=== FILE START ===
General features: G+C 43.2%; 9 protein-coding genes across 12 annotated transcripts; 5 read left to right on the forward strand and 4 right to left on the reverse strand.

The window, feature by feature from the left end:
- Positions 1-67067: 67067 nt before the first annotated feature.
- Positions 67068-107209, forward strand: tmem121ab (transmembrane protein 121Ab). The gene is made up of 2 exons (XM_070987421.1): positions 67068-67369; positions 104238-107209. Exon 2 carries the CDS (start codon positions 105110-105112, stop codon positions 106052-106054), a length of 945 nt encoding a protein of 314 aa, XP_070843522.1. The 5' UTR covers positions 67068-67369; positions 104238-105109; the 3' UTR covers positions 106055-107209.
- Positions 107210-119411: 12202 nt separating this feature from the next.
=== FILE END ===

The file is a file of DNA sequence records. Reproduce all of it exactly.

General features: G+C 43.2%; 9 protein-coding genes across 12 annotated transcripts; 5 read left to right on the forward strand and 4 right to left on the reverse strand.

The window, feature by feature from the left end:
- Positions 1-67067: 67067 nt before the first annotated feature.
- Positions 67068-107209, forward strand: tmem121ab (transmembrane protein 121Ab). The gene is made up of 2 exons (XM_070987421.1): positions 67068-67369; positions 104238-107209. Exon 2 carries the CDS (start codon positions 105110-105112, stop codon positions 106052-106054), a length of 945 nt encoding a protein of 314 aa, XP_070843522.1. The 5' UTR covers positions 67068-67369; positions 104238-105109; the 3' UTR covers positions 106055-107209.
- Positions 107210-119411: 12202 nt separating this feature from the next.